The Destiny of a Motion Graphics Designer - #MemberSpotlight

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Some things in life, you just know. You know if you want to be a chef or an astronaut. You know if you want to be creative or do anything else. It may sound cheesy, but once creative, always creative is quite a good mantra – if you start creating for a living, you'll never go back.

That's exactly what happened to Euan McGrath, now a freelance Motion Graphics Designer who knows his destiny has always been to work in the creative industry as a professional, ever since he was playing around with art, animation and movies at a very young age. Euan's career has been incredibly varied, but punctuated by one thing throughout: his love for art and film, his dedication to the craft and his incredibly humble spirit.

In this Member Spotlight, we are learning more about an incredibly inspiring professional who's had the chance to work with a great deal of different clients, from Warner Bros to BBC, from major companies to smaller (yet "equally important") production boutiques.


How did you get into the industry?

I have always been into art, animation and movies since I was a kid… The older I got the more I gravitated towards trying to figure out how to do these things ‘full time’. I studied Film and Graphic Design at college, then Film + Video making at university (whilst continuing graphic designing for club flyers etc). I made a real variety of things during his time, from music videos and animation, to more serious narrative films.

I didn’t even know what a ‘motion designer’ was when I went out into the world trying to make a start on my career, so I had to learn on the job how to do this and how it all worked within the industry. Luckily for me I had a great starting point having made and edited videos before whilst having a good understanding of Photoshop, graphic design and some experience of animation. My first jobs were very junior roles in advertising and the music industry, so I had to use a real variety of different skills to get anywhere in those first few years.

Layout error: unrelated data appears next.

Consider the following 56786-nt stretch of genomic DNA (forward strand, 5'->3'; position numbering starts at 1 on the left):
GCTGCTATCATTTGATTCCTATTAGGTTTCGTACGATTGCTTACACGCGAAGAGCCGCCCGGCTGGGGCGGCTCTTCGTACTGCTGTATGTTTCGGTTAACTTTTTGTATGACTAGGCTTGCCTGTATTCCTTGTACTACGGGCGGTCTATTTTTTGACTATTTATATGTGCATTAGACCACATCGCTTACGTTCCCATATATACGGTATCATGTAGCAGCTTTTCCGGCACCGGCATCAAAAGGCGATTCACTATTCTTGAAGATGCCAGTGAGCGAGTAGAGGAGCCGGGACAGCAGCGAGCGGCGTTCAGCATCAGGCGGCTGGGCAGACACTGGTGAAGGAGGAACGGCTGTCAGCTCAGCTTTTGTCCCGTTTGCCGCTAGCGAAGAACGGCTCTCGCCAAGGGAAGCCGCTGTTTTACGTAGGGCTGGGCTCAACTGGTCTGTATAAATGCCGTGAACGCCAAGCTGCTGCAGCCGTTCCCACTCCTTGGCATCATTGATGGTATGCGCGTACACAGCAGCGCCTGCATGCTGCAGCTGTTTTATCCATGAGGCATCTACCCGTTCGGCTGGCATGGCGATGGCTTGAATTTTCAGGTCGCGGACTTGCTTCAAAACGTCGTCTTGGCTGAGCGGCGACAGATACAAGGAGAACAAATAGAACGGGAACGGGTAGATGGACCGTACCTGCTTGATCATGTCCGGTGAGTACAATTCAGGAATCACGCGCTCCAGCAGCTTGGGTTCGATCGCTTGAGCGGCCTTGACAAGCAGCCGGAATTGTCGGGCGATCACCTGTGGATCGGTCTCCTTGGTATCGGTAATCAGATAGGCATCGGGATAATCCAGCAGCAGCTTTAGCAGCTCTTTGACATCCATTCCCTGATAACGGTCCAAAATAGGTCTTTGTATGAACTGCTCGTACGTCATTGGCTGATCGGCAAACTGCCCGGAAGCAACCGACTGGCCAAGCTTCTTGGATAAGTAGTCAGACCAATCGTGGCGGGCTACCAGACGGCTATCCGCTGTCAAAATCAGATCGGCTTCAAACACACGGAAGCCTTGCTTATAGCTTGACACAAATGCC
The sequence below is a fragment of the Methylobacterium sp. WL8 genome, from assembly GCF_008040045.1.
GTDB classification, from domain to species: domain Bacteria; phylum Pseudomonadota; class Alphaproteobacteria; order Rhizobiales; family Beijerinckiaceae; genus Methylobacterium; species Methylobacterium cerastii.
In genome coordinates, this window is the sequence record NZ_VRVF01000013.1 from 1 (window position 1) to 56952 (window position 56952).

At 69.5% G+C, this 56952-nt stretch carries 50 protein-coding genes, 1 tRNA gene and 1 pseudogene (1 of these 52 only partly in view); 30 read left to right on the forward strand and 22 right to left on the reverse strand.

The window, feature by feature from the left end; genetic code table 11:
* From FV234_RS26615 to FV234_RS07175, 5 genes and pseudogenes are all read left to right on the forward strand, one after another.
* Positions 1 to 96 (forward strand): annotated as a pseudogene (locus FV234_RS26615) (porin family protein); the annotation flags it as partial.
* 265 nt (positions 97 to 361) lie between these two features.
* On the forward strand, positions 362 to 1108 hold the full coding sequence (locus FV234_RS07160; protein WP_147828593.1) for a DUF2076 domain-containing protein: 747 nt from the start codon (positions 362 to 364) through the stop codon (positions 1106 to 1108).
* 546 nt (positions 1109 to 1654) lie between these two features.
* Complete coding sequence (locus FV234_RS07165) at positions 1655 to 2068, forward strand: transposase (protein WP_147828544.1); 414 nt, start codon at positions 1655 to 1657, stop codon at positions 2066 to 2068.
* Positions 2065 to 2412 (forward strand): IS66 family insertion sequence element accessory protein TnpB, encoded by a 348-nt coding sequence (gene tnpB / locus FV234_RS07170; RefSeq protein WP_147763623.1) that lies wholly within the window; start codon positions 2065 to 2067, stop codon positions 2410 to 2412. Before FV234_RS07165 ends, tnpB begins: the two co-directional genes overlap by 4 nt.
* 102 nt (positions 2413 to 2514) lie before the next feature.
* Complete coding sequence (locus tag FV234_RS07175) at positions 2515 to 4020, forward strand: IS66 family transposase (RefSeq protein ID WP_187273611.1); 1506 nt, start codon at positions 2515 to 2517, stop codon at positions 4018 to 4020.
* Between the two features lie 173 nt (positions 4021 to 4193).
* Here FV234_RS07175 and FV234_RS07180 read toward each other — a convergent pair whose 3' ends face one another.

Where are you based now and who do you work for?

I’ve been in London since after university, so most of my work is based there. I’ve worked with quite a range of people over the years, from major Film, TV and music companies like Warner Brothers, Netflix and Universal, to much more boutique but equally important productions with companies like Beyond The Road, Satore Studio, Shockworker, UNKLE and others.


If you weren’t in your current industry, what would you be doing?

Begging for loose change...? I honestly have no idea. I’ve always known that working in this field was my destiny, mainly as I would never be able to do anything else! Maybe I would be working with animals… As that's another big passion I think I could dedicate my time to properly.

Can you explain your creative process?

I try not to have anything too strictly laid down, but essentially my process is making sure you take the time to open your mind and consider the options creatively before pushing ahead. And to try and carefully balance the creative and imaginative side of things, with the more technical and logistical aspects... because if you have too much of one or the other the project won't work. Too many ideas and too much ‘creativity’ can lead you to missing deadlines and having to rush or scrap things at the last minute without some sense of being able to complete the task. But too much focus on just ‘getting things done’ leads to bad creative and makes the whole process pointless ultimately.


How would you describe your style?

I’d never try to be so bold… But I think I like things relatively clean and impactful generally, with a lean towards a more filmic and classic style. Bold, typographic and musically connected animations and videos with a strong and clear colour palette driving things.